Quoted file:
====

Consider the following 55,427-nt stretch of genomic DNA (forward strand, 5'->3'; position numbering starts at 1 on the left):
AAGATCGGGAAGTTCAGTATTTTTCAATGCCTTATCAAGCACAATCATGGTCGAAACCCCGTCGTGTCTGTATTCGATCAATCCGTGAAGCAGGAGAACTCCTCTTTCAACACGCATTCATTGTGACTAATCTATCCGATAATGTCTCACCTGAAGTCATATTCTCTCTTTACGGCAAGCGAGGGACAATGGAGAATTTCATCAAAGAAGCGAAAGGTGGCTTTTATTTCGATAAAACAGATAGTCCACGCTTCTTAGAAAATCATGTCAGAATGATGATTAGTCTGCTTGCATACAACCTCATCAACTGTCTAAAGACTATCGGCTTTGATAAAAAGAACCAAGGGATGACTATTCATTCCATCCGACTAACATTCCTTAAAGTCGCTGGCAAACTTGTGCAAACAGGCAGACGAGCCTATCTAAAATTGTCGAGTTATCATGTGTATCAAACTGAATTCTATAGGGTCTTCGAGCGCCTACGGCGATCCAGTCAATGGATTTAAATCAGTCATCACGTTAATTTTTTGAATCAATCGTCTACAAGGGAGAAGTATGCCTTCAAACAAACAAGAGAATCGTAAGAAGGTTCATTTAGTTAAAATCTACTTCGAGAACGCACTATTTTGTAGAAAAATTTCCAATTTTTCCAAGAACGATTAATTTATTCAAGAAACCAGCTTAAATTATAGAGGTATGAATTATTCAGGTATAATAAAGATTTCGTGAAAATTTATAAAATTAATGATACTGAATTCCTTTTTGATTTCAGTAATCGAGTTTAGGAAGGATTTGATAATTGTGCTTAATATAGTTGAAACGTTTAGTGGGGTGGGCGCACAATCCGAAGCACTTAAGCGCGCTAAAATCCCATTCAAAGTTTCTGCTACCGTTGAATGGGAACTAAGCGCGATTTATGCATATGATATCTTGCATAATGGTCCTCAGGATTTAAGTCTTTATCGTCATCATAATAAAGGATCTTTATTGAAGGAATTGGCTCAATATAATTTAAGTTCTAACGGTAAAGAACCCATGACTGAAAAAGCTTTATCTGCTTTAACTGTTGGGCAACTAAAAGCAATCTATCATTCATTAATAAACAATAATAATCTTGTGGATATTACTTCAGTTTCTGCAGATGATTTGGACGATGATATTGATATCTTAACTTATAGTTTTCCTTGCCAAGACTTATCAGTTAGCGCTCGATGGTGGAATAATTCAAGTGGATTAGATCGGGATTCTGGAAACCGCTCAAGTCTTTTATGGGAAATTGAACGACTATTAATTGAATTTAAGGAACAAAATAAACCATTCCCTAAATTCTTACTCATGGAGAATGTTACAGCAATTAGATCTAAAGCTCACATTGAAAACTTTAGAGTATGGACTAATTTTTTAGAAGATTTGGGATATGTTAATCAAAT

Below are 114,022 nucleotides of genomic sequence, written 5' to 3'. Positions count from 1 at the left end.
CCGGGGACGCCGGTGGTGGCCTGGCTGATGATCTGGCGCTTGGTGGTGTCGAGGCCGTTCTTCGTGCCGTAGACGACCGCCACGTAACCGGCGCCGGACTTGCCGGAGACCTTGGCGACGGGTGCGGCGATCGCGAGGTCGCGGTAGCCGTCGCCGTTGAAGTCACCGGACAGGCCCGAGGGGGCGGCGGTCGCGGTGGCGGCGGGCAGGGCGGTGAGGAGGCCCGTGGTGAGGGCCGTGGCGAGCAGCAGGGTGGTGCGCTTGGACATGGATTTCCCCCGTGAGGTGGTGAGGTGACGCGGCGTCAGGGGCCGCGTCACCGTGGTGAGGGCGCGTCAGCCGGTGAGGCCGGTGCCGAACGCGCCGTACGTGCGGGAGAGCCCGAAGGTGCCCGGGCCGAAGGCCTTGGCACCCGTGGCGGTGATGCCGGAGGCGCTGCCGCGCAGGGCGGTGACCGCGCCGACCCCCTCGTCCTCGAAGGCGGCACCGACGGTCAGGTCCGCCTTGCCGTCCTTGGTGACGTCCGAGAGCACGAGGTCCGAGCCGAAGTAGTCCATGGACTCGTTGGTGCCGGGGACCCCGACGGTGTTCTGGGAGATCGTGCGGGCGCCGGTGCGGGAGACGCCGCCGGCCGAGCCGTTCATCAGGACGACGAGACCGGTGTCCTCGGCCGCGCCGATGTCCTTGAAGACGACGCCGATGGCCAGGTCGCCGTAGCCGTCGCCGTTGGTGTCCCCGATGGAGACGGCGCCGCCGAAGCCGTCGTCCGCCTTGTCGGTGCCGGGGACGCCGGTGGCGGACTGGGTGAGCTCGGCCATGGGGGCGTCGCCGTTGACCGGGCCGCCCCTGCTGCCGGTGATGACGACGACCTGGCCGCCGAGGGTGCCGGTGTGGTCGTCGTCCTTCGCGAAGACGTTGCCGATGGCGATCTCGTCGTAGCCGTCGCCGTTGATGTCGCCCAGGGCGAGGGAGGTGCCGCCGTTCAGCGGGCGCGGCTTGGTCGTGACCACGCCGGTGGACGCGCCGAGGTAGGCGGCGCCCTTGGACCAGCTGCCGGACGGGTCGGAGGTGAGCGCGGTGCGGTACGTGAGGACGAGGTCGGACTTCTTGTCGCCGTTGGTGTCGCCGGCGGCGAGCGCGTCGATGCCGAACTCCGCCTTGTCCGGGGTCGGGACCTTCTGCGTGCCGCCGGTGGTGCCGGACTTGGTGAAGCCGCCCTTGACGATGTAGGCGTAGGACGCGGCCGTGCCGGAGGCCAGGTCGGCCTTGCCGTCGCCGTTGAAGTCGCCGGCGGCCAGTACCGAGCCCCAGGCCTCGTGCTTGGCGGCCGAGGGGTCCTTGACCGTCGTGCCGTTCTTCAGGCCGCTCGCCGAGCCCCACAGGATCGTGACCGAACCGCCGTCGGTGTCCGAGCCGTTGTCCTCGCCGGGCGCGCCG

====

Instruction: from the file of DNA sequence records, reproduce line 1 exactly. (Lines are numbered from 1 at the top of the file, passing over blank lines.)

Consider the following 55,427-nt stretch of genomic DNA (forward strand, 5'->3'; position numbering starts at 1 on the left):